RESULTS: In the 584 patients, 74% had atypical angina, and the pre-test probability of coronary disease was 49%. In the planned invasive stratum, mean costs were 32% lower among the FFRCT patients than among the usual care patients ($7,343 vs. $10,734 p < 0.0001). In the noninvasive stratum, mean costs were not significantly different between the FFRCT patients and the usual care patients ($2,679 vs. $2,137; p = 0.26). In a sensitivity analysis, when the cost weight of FFRCT was set to 7 times that of computed tomography angiography, the FFRCT group still had lower costs than the usual care group in the invasive testing stratum ($8,619 vs. $ 10,734; p < 0.0001), whereas in the noninvasive testing stratum, when the cost weight of FFRCT was set to one-half that of computed tomography angiography, the FFRCT group had higher costs than the usual care group ($2,766 vs. $2,137; p = 0.02). Each QOL score improved in the overall study population (p < 0.0001). In the noninvasive stratum, QOL scores improved more in FFRCT patients than in usual care patients: Seattle Angina Questionnaire 19.5 versus 11.4, p = 0.003; EuroQOL 0.08 versus 0.03, p = 0.002; and visual analog scale 4.1 versus 2.3, p = 0.82. In the invasive cohort, the improvements in QOL were similar in the FFRCT and usual care patients.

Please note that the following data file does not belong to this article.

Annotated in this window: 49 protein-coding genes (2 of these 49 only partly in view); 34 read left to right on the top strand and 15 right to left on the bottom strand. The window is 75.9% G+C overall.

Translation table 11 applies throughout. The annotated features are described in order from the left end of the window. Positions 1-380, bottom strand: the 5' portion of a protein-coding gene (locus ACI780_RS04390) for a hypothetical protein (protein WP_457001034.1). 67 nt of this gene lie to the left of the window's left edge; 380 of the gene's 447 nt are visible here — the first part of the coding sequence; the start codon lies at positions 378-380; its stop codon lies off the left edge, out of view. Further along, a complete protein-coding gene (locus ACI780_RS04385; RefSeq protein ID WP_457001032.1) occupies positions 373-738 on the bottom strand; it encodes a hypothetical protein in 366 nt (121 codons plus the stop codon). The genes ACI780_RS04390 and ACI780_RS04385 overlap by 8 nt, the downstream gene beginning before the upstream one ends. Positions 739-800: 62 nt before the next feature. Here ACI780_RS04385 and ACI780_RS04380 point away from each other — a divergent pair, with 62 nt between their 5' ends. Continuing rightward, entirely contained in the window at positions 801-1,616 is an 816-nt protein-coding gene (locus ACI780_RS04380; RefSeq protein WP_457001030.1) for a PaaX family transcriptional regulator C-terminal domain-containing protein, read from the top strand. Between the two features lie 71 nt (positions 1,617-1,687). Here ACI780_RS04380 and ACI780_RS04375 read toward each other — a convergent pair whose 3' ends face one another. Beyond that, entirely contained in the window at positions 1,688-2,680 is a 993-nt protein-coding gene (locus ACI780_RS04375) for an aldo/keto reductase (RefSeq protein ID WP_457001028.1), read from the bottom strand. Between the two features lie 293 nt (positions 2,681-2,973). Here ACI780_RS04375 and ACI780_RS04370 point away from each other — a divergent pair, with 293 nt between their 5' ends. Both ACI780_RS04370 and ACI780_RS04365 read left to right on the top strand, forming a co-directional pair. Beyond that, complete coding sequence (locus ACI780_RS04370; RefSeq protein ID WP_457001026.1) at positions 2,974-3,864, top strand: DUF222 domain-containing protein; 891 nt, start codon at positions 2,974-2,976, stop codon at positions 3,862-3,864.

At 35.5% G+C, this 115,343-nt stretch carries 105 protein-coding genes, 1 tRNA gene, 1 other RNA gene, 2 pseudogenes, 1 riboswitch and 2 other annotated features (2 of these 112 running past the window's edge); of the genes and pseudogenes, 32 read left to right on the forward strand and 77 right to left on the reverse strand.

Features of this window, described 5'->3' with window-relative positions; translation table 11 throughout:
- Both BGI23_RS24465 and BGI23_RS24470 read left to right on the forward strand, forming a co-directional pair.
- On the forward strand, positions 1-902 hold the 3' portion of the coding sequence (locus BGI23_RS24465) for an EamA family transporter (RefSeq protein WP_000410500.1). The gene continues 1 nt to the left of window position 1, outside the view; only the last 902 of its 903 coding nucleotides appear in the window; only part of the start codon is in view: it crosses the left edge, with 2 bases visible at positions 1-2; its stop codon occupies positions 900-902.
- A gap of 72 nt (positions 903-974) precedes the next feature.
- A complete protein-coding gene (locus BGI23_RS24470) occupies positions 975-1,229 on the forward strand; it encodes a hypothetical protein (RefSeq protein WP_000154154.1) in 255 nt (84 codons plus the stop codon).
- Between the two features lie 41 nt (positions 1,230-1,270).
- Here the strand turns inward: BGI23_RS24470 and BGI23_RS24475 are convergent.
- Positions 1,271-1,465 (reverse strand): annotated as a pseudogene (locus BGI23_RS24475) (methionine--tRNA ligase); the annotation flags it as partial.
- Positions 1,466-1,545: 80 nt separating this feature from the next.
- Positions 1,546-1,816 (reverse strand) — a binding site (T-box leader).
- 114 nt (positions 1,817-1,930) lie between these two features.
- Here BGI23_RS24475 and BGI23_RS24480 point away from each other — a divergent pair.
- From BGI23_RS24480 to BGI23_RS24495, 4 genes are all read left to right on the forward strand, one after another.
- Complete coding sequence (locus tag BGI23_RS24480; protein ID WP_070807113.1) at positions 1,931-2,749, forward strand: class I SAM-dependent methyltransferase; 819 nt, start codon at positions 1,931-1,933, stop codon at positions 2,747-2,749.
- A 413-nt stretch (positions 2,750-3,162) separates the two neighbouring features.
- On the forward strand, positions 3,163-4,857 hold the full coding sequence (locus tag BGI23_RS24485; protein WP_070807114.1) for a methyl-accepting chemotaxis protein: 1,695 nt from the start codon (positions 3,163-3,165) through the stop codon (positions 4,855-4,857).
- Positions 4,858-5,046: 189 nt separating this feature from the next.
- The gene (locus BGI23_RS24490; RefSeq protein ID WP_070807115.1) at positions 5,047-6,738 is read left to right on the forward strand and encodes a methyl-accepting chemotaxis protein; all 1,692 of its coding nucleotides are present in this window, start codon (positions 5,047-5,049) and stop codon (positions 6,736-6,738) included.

CONCLUSIONS: An evaluation strategy based on FFRCT was associated with less resource use and lower costs within 90 days than evaluation with invasive coronary angiography. Evaluation with FFRCT was associated with greater improvement in quality of life than evaluation with usual noninvasive testing. (Prospective Longitudinal Trial of FFRCT: Outcomes and Resource Impacts [PLATFORM]; NCT01943903).